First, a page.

State Republican Chairman Ed Cox on Monday blasted both New York City Mayor Bill de Blasio and Gov. Andrew Cuomo’s speeches outlining efforts to fight discrimination and hate crimes in the wake of Donald Trump’s presidential election victory.
In the statement, Cox said the feud between the state’s two top Democrats has morphed into an early battle for the 2020 Democratic nomination for president.
Over the past days, Cuomo and de Blasio have pledged to fight discrimination and bolster anti-discrimination measures in the city and state.
“What we have witnessed from both Governor Cuomo at the Abyssinian Baptist Church yesterday and Mayor de Blasio at Cooper Union this morning is a naked and unseemly fight to position themselves to be the 2020 Democratic nominee for President,” Cox said in the statement.
“These two scorpions in a bottle are each trying to outdo one another with slanderous fear-mongering hyperbole, rather than focusing on their respective jobs running New York State and New York City. Both officials need a strong working relationship with the federal government and with each suffering from low job approval ratings, they should get back to working on behalf of New York’s citizens, not their own political ambitions.”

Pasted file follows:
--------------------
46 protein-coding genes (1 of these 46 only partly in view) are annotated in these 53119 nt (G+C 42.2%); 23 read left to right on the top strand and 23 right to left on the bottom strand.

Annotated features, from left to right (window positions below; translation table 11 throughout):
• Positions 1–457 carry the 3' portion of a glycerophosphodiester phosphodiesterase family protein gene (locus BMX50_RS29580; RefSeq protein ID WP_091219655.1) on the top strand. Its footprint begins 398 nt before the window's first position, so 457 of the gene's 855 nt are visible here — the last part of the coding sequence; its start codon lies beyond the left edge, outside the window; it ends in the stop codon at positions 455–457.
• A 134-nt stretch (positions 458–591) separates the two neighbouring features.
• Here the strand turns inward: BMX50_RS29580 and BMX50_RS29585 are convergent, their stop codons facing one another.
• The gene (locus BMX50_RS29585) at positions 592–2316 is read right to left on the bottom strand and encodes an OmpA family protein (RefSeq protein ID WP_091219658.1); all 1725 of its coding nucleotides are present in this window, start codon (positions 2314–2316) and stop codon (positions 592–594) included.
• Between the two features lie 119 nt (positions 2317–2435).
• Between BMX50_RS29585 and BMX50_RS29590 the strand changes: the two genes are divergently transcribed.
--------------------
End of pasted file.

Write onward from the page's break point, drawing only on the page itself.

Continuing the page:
Both Cuomo and de Blasio have been in a long-running public feud, but battling Trump is beneficial to both men who may face primary challenges in the coming elections. De Blasio, who runs for a second term in 2017, may draw a primary challenger who has the tacit backing of Cuomo.
Updated: Cuomo spokesman Rich Azzopardi responds.
“Only Ed Cox can call standing up for the rights of New Yorkers divisive,” he said. “He should really leave the country club once in a while.”
Oct 4th - 2:26 pm
New York Republican Chairman Ed Cox has some advice — actually, it was termed in a warning — for tonight’s moderator of the vice presidential debate: Don’t fact check the candidates.
In a statement, Cox warned CBS reporter Elaine Quijado to avoid committing “career suicide” and refrain from fact checking the conversation in the debate between Tim Kaine and Mike Pence, pointing to the exchange over stop-and-frisk policy between Donald Trump and Lester Holt
The exchange in question was over the constitutionality of stop-and-frisk. The non-partisan Politifact determined both Holt and Trump misspoke in the debate, but Trump was “more wrong” than Holt.
As for his career, Holt has not lost his job at NBC News as its main anchor.
“Debate moderators attempting to play the role as fact-checkers are committing career suicide,” Cox said. “Their role is consequential and they have a responsibility to the American public to ignore pressure from the Clintonistas in and around the media to influence the discussion. Americans are watching closely and their confidence in debate moderators as truly impartial must be restored.”